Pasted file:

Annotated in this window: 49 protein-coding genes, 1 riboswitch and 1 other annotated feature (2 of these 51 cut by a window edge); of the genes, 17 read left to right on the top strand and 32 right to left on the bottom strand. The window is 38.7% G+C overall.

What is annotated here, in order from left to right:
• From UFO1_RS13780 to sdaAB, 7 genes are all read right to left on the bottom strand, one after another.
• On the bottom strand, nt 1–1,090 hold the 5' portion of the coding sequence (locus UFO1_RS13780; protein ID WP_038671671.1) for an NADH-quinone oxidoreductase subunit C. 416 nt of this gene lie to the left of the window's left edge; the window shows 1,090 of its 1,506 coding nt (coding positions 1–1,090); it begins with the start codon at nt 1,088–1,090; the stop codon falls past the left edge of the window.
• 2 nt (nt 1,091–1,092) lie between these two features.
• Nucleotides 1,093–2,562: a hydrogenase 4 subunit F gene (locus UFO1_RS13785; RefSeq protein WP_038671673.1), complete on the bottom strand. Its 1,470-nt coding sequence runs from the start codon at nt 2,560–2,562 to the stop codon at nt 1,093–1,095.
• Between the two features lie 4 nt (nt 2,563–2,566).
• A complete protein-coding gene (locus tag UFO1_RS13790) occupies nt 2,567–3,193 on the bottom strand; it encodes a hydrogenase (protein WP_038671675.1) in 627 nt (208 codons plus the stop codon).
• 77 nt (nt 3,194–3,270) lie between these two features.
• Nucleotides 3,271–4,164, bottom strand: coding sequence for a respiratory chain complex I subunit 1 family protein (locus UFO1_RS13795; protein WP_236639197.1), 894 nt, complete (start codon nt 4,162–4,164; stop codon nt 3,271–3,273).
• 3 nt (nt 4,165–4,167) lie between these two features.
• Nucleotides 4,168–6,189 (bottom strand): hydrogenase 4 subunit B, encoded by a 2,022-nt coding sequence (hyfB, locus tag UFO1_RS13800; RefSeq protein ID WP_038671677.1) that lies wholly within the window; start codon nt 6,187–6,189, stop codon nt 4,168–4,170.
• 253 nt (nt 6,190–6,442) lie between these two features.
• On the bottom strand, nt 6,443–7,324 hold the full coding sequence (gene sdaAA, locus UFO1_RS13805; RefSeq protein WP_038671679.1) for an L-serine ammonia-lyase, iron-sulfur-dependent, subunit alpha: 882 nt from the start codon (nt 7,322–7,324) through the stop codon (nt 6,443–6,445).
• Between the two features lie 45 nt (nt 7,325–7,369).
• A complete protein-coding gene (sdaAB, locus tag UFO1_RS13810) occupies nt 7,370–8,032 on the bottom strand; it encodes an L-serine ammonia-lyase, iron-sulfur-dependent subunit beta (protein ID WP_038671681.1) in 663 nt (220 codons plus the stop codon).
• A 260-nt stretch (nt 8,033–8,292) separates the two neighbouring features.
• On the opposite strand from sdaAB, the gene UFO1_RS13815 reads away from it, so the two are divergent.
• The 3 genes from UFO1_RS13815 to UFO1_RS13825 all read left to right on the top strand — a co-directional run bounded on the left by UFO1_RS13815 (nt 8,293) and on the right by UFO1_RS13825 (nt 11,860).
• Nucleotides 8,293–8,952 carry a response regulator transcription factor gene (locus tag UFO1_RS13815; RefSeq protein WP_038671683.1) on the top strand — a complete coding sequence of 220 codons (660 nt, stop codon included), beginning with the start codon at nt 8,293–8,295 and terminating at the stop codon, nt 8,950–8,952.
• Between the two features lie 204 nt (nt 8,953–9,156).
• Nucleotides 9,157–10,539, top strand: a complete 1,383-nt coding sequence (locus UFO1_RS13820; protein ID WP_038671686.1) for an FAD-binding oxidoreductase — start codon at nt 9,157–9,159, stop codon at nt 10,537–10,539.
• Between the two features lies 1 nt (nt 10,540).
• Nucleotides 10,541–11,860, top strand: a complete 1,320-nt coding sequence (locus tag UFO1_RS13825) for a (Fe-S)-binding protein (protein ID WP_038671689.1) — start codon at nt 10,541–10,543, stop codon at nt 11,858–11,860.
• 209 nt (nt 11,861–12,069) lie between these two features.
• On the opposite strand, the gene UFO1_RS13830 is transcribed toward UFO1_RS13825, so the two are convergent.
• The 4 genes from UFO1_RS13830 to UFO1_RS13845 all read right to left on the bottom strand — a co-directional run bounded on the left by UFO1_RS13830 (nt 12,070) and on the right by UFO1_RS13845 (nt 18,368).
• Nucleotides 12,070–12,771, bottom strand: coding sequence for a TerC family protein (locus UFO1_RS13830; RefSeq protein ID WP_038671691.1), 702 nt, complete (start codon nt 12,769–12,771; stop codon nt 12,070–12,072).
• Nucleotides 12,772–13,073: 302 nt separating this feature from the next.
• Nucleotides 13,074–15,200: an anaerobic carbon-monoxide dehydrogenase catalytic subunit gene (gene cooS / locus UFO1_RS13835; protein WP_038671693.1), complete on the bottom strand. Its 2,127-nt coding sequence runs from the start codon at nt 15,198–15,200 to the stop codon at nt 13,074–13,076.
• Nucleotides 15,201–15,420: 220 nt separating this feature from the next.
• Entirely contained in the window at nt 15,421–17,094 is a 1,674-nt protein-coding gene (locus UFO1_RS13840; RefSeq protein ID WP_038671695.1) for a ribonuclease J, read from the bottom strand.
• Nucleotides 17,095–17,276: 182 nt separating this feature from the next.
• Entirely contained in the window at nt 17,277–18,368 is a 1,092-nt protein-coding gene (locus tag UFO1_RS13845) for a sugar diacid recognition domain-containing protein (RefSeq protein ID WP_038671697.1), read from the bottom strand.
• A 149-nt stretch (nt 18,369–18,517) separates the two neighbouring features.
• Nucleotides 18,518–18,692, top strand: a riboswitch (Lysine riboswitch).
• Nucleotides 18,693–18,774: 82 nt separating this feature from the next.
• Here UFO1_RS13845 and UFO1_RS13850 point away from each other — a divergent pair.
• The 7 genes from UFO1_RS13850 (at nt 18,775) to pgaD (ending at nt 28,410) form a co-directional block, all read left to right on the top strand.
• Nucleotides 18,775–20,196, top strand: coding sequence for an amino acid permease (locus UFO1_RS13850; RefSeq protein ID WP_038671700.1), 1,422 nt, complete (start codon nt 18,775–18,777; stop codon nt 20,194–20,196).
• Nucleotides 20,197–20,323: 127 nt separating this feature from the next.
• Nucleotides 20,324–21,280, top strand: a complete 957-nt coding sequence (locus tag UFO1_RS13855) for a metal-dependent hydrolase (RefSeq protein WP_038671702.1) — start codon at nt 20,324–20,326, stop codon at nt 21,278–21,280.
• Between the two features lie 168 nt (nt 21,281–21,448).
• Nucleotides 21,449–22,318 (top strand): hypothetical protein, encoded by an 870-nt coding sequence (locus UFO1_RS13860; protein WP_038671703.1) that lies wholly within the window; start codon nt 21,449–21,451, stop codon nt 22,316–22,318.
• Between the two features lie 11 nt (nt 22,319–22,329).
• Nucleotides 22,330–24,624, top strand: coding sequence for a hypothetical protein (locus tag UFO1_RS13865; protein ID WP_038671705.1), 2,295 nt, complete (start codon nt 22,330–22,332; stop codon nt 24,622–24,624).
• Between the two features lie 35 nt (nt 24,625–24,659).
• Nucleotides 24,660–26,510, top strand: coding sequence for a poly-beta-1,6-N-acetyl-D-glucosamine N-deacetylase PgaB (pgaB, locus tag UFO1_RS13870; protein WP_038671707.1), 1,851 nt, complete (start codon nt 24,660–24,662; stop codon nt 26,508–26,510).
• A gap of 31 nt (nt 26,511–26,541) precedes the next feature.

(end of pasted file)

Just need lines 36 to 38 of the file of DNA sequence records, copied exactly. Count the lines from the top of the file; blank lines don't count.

• Nucleotides 18,518–18,692, top strand: a riboswitch (Lysine riboswitch).
• Nucleotides 18,693–18,774: 82 nt separating this feature from the next.
• Here UFO1_RS13845 and UFO1_RS13850 point away from each other — a divergent pair.